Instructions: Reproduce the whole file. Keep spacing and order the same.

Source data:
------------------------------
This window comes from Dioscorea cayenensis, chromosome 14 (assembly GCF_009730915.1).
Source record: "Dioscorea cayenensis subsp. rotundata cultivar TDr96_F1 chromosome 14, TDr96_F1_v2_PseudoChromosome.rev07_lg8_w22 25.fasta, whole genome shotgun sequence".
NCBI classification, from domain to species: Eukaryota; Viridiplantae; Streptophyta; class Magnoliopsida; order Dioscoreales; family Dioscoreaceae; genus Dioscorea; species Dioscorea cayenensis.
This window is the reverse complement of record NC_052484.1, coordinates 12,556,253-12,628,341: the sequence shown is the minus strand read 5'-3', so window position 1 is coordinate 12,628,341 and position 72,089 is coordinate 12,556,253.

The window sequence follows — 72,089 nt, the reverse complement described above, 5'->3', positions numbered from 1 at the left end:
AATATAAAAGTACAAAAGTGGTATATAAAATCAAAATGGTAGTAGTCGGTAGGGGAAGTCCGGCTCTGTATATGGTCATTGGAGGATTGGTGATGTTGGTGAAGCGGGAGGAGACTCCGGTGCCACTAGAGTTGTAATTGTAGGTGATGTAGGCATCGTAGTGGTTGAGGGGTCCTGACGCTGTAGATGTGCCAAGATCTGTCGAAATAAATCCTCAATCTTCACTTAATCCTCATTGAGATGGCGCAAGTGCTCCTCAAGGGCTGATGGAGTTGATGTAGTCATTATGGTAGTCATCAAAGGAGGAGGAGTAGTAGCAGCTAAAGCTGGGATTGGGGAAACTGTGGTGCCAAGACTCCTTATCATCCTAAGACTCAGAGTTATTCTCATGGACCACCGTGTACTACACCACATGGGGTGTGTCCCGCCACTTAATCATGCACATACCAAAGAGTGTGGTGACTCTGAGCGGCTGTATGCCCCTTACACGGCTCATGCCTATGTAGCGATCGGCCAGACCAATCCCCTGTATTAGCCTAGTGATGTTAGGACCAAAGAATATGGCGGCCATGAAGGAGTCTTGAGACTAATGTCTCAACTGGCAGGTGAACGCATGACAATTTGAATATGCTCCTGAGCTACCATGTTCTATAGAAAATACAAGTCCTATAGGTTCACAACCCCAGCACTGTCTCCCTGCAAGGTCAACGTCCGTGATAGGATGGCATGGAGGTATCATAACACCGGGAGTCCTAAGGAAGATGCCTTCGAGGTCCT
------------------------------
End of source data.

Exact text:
This window comes from Dioscorea cayenensis, chromosome 14 (assembly GCF_009730915.1).
Source record: "Dioscorea cayenensis subsp. rotundata cultivar TDr96_F1 chromosome 14, TDr96_F1_v2_PseudoChromosome.rev07_lg8_w22 25.fasta, whole genome shotgun sequence".
NCBI classification, from domain to species: Eukaryota; Viridiplantae; Streptophyta; class Magnoliopsida; order Dioscoreales; family Dioscoreaceae; genus Dioscorea; species Dioscorea cayenensis.
This window is the reverse complement of record NC_052484.1, coordinates 12,556,253-12,628,341: the sequence shown is the minus strand read 5'-3', so window position 1 is coordinate 12,628,341 and position 72,089 is coordinate 12,556,253.

The window sequence follows — 72,089 nt, the reverse complement described above, 5'->3', positions numbered from 1 at the left end:
AATATAAAAGTACAAAAGTGGTATATAAAATCAAAATGGTAGTAGTCGGTAGGGGAAGTCCGGCTCTGTATATGGTCATTGGAGGATTGGTGATGTTGGTGAAGCGGGAGGAGACTCCGGTGCCACTAGAGTTGTAATTGTAGGTGATGTAGGCATCGTAGTGGTTGAGGGGTCCTGACGCTGTAGATGTGCCAAGATCTGTCGAAATAAATCCTCAATCTTCACTTAATCCTCATTGAGATGGCGCAAGTGCTCCTCAAGGGCTGATGGAGTTGATGTAGTCATTATGGTAGTCATCAAAGGAGGAGGAGTAGTAGCAGCTAAAGCTGGGATTGGGGAAACTGTGGTGCCAAGACTCCTTATCATCCTAAGACTCAGAGTTATTCTCATGGACCACCGTGTACTACACCACATGGGGTGTGTCCCGCCACTTAATCATGCACATACCAAAGAGTGTGGTGACTCTGAGCGGCTGTATGCCCCTTACACGGCTCATGCCTATGTAGCGATCGGCCAGACCAATCCCCTGTATTAGCCTAGTGATGTTAGGACCAAAGAATATGGCGGCCATGAAGGAGTCTTGAGACTAATGTCTCAACTGGCAGGTGAACGCATGACAATTTGAATATGCTCCTGAGCTACCATGTTCTATAGAAAATACAAGTCCTATAGGTTCACAACCCCAGCACTGTCTCCCTGCAAGGTCAACGTCCGTGATAGGATGGCATGGAGGTATCATAACACCGGGAGTCCTAAGGAAGATGCCTTCGAGGTCCT